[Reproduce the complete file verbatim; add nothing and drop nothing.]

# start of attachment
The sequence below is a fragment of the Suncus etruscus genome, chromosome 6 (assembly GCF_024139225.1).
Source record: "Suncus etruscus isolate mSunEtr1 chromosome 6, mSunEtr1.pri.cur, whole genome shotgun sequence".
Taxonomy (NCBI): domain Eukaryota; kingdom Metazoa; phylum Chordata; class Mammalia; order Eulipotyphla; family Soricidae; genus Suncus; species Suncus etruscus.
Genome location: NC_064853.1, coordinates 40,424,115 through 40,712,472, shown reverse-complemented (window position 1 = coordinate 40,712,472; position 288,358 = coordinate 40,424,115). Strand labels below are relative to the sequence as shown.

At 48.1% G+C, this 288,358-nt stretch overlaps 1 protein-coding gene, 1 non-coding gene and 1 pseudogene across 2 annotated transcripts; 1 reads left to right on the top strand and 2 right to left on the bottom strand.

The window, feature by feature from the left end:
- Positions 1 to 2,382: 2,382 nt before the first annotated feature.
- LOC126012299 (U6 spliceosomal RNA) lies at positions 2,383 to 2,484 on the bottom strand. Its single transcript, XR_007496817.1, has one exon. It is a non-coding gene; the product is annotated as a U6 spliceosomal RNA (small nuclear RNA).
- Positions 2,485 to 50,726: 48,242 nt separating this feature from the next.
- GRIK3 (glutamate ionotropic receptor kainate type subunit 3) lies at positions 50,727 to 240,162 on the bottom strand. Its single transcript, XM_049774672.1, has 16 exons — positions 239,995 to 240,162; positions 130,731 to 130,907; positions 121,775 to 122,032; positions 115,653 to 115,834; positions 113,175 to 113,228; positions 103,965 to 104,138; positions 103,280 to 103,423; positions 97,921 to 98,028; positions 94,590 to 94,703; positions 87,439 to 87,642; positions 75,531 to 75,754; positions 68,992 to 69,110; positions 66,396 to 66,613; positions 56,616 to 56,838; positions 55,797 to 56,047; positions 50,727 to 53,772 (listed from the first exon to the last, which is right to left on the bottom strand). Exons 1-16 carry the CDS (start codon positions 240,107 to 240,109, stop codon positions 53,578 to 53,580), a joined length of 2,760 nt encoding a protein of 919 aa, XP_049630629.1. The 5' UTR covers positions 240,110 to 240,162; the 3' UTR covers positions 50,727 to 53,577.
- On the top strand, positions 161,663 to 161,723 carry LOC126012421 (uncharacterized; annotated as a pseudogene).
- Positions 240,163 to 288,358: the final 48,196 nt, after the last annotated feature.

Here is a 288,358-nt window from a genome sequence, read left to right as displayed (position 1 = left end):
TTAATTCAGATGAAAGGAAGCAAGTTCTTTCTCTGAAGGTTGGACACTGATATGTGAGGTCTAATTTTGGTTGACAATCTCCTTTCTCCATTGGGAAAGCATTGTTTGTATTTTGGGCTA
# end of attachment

The sequence below is a fragment of the Suncus etruscus genome, chromosome 6 (assembly GCF_024139225.1).
Source record: "Suncus etruscus isolate mSunEtr1 chromosome 6, mSunEtr1.pri.cur, whole genome shotgun sequence".
Taxonomy (NCBI): domain Eukaryota; kingdom Metazoa; phylum Chordata; class Mammalia; order Eulipotyphla; family Soricidae; genus Suncus; species Suncus etruscus.
Genome location: NC_064853.1, coordinates 40,424,115 through 40,712,472, shown reverse-complemented (window position 1 = coordinate 40,712,472; position 288,358 = coordinate 40,424,115). Strand labels below are relative to the sequence as shown.

At 48.1% G+C, this 288,358-nt stretch overlaps 1 protein-coding gene, 1 non-coding gene and 1 pseudogene across 2 annotated transcripts; 1 reads left to right on the top strand and 2 right to left on the bottom strand.

The window, feature by feature from the left end:
- Positions 1 to 2,382: 2,382 nt before the first annotated feature.
- LOC126012299 (U6 spliceosomal RNA) lies at positions 2,383 to 2,484 on the bottom strand. Its single transcript, XR_007496817.1, has one exon. It is a non-coding gene; the product is annotated as a U6 spliceosomal RNA (small nuclear RNA).
- Positions 2,485 to 50,726: 48,242 nt separating this feature from the next.
- GRIK3 (glutamate ionotropic receptor kainate type subunit 3) lies at positions 50,727 to 240,162 on the bottom strand. Its single transcript, XM_049774672.1, has 16 exons — positions 239,995 to 240,162; positions 130,731 to 130,907; positions 121,775 to 122,032; positions 115,653 to 115,834; positions 113,175 to 113,228; positions 103,965 to 104,138; positions 103,280 to 103,423; positions 97,921 to 98,028; positions 94,590 to 94,703; positions 87,439 to 87,642; positions 75,531 to 75,754; positions 68,992 to 69,110; positions 66,396 to 66,613; positions 56,616 to 56,838; positions 55,797 to 56,047; positions 50,727 to 53,772 (listed from the first exon to the last, which is right to left on the bottom strand). Exons 1-16 carry the CDS (start codon positions 240,107 to 240,109, stop codon positions 53,578 to 53,580), a joined length of 2,760 nt encoding a protein of 919 aa, XP_049630629.1. The 5' UTR covers positions 240,110 to 240,162; the 3' UTR covers positions 50,727 to 53,577.
- On the top strand, positions 161,663 to 161,723 carry LOC126012421 (uncharacterized; annotated as a pseudogene).
- Positions 240,163 to 288,358: the final 48,196 nt, after the last annotated feature.

Here is a 288,358-nt window from a genome sequence, read left to right as displayed (position 1 = left end):
TTAATTCAGATGAAAGGAAGCAAGTTCTTTCTCTGAAGGTTGGACACTGATATGTGAGGTCTAATTTTGGTTGACAATCTCCTTTCTCCATTGGGAAAGCATTGTTTGTATTTTGGGCTA